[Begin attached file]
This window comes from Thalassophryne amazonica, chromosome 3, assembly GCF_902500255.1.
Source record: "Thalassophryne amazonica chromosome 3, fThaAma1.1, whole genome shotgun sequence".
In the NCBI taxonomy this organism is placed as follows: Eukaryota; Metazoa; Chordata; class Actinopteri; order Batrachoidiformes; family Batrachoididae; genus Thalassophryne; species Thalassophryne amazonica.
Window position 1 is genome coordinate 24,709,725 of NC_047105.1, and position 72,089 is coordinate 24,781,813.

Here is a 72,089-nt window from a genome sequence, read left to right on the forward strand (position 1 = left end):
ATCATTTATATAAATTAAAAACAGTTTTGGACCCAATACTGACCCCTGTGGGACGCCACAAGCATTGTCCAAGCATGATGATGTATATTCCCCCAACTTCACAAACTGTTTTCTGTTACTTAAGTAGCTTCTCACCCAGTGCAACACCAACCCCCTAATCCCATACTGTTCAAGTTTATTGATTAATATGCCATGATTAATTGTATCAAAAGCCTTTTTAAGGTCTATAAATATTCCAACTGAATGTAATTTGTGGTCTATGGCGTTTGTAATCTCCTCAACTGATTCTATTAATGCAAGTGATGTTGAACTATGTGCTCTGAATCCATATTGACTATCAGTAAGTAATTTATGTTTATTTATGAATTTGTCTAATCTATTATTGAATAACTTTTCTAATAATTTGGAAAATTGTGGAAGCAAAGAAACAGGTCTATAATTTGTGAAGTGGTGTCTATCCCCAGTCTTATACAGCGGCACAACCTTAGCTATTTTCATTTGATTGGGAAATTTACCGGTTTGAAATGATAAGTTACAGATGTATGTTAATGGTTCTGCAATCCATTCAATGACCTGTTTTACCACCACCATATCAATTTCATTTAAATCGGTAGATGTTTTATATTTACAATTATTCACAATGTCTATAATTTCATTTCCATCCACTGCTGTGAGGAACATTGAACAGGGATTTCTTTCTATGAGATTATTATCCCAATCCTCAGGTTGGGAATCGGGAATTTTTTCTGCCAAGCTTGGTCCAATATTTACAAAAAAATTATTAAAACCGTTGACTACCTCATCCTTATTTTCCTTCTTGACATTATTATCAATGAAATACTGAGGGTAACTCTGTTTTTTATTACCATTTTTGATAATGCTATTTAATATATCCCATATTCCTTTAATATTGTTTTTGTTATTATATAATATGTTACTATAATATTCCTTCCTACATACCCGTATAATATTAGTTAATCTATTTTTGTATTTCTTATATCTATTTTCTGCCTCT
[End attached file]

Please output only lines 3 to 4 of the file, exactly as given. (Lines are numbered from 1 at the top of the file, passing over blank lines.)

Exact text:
In the NCBI taxonomy this organism is placed as follows: Eukaryota; Metazoa; Chordata; class Actinopteri; order Batrachoidiformes; family Batrachoididae; genus Thalassophryne; species Thalassophryne amazonica.
Window position 1 is genome coordinate 24,709,725 of NC_047105.1, and position 72,089 is coordinate 24,781,813.